Justice Department Files Lawsuit Against the Puerto Rico Police Department for Race, Color and Religious Discrimination
The Department of Justice announced today the filing of a lawsuit against the Puerto Rico Police Department PRPD) alleging that the PRPD discriminated against Yolanda Carrasquillo on the basis of race, color and religion in violation of Title VII of the Civil Rights Act of 1964, as amended (Title VII). Title VII is a federal statute that prohibits employment discrimination on the basis of race, color, national origin, sex and religion.
The suit, filed in the U.S. District Court for the District of Puerto Rico, alleges that the PRPD discriminated against Carrasquillo by subjecting her to daily verbal harassment about her race, color and religion over a period of approximately three years beginning in 2007 and ending in 2010. According to the complaint,. Carrasquillo, a sworn police officer, was subjected to a hostile work environment because of the discriminatory actions of a civilian co-worker who regularly used racial and other offensive slurs directed towards Carrasquillo, and other black or dark-skinned employees, that disparaged her race, color and Christian faith. The United States has alleged that the co-worker’s discriminatory conduct persisted on a daily basis and over a number of years, often in the presence of Carrasquillo’s other co-workers and numerous supervisory police officers at the PRPD.
Despite numerous timely complaints about the harassment by Carrasquillo to her supervisors and other PRPD officials, the PRPD failed to take any meaningful steps to stop the harassment or discipline the harasser. The complaint alleges that the PRPD failed to follow its anti-harassment policy which provides for zero tolerance for harassment and specifically charges supervisors with preventing and immediately correcting acts of discrimination of which they become aware through either a report made to them or personal observation.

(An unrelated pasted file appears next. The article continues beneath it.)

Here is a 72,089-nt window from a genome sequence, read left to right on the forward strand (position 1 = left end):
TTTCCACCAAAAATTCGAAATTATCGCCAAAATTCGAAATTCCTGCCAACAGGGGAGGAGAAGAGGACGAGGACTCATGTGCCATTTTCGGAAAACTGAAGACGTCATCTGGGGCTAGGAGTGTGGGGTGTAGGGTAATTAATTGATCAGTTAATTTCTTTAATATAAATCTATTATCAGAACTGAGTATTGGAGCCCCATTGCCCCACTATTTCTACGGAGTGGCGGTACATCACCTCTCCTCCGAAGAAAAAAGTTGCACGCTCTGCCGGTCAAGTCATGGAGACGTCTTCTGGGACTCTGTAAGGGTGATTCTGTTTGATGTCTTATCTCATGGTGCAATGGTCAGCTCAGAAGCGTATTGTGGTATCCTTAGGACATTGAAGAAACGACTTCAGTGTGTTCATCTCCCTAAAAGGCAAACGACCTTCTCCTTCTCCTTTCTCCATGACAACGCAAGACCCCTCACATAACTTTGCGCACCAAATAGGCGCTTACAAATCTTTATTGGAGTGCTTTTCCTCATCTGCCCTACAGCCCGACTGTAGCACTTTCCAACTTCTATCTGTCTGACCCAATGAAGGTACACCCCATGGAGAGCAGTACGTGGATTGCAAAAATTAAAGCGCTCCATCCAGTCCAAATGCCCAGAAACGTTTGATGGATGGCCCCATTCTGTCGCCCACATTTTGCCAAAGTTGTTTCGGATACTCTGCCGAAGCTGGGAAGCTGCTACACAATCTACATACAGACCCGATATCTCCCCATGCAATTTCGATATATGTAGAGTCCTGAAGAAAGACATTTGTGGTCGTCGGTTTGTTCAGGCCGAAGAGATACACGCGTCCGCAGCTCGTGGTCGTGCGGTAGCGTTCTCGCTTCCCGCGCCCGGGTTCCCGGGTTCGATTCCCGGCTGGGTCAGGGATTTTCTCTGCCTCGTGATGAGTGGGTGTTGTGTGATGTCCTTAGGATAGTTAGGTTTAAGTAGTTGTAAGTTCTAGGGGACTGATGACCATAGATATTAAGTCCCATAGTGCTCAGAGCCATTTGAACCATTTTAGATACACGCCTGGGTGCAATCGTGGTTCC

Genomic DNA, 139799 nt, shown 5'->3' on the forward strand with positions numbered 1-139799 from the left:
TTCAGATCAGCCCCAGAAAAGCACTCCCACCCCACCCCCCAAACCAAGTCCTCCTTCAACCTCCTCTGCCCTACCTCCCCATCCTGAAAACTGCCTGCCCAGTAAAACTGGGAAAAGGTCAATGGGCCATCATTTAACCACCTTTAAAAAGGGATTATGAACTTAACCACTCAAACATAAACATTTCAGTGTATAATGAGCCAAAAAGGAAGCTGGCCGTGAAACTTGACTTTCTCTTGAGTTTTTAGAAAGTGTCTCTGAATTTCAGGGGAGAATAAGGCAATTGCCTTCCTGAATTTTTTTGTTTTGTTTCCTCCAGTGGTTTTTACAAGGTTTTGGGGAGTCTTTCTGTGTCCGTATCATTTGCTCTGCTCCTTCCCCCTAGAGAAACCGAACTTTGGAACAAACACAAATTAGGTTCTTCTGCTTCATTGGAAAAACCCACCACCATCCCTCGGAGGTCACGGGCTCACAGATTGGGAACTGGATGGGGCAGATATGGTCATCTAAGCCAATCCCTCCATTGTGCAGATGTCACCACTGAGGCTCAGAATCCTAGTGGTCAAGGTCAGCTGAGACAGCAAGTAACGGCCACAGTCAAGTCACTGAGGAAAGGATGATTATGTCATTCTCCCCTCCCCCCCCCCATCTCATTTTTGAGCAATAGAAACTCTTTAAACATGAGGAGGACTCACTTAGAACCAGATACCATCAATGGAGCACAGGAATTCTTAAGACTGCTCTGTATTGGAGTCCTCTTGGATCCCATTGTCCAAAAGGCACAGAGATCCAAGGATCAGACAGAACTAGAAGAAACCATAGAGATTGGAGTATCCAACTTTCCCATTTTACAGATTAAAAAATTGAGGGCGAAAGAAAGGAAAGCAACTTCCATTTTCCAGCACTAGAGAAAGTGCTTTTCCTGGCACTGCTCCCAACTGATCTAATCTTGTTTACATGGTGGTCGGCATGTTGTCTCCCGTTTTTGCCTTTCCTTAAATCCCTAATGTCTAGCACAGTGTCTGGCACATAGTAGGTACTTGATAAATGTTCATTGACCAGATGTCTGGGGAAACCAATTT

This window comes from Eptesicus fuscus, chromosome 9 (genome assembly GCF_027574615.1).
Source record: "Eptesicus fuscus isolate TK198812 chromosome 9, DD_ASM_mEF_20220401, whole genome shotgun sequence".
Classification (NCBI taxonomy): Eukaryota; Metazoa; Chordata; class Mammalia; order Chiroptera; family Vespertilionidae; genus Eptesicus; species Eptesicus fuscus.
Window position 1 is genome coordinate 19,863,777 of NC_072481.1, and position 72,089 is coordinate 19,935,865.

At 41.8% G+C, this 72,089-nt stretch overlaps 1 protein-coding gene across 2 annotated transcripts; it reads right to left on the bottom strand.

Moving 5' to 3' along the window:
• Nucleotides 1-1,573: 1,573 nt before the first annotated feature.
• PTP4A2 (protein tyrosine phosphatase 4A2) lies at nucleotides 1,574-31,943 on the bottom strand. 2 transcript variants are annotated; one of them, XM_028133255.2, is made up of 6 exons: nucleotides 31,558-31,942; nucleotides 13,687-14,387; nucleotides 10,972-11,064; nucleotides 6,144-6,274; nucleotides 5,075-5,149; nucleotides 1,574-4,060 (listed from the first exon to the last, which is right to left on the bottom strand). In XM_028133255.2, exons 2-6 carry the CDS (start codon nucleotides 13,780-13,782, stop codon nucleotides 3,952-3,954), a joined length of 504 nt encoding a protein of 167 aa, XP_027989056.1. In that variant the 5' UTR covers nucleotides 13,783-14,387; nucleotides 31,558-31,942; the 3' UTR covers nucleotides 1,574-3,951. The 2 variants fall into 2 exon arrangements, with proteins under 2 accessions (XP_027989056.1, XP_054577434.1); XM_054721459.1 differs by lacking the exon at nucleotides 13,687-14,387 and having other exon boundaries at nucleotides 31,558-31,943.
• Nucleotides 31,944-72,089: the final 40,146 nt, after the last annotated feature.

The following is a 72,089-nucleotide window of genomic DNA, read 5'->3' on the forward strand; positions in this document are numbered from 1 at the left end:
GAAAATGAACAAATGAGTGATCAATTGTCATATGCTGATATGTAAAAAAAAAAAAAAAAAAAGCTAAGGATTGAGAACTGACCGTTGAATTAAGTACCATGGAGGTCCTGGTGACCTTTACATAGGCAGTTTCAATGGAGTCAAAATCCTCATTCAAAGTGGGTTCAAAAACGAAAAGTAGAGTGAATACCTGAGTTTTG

Through this lawsuit, the United States is seeking declaratory and injunctive relief requiring the PRPD to develop and implement policies that would prevent its employees from being subjected to harassment based upon race, color or religion as well as monetary damages for Carrasquillo as compensation for the PRPD’s discriminatory actions.
Carrasquillo originally filed a charge of race, color and religious discrimination with the Equal Employment Opportunity Commission (EEOC), which investigated the matter, determined that there was reasonable cause to believe that discrimination had occurred, and referred the matter to the Department of Justice.
“All workers deserve the freedom to go to work each day without fear of harassment because of their race, color or religion. Public employers should set an example for others by upholding the law and taking prompt and effective action to stop discriminatory harassment,” said Jocelyn Samuels, Principal Deputy Assistant Attorney General for the Civil Rights Division. “The Department of Justice will vigorously pursue such violations of Title VII.”
The continued enforcement of Title VII is a priority of the Justice Department’s Civil Rights Division. Additional information about the Civil Rights Division of the Department of Justice is available on its website at www.usdoj.gov/crt .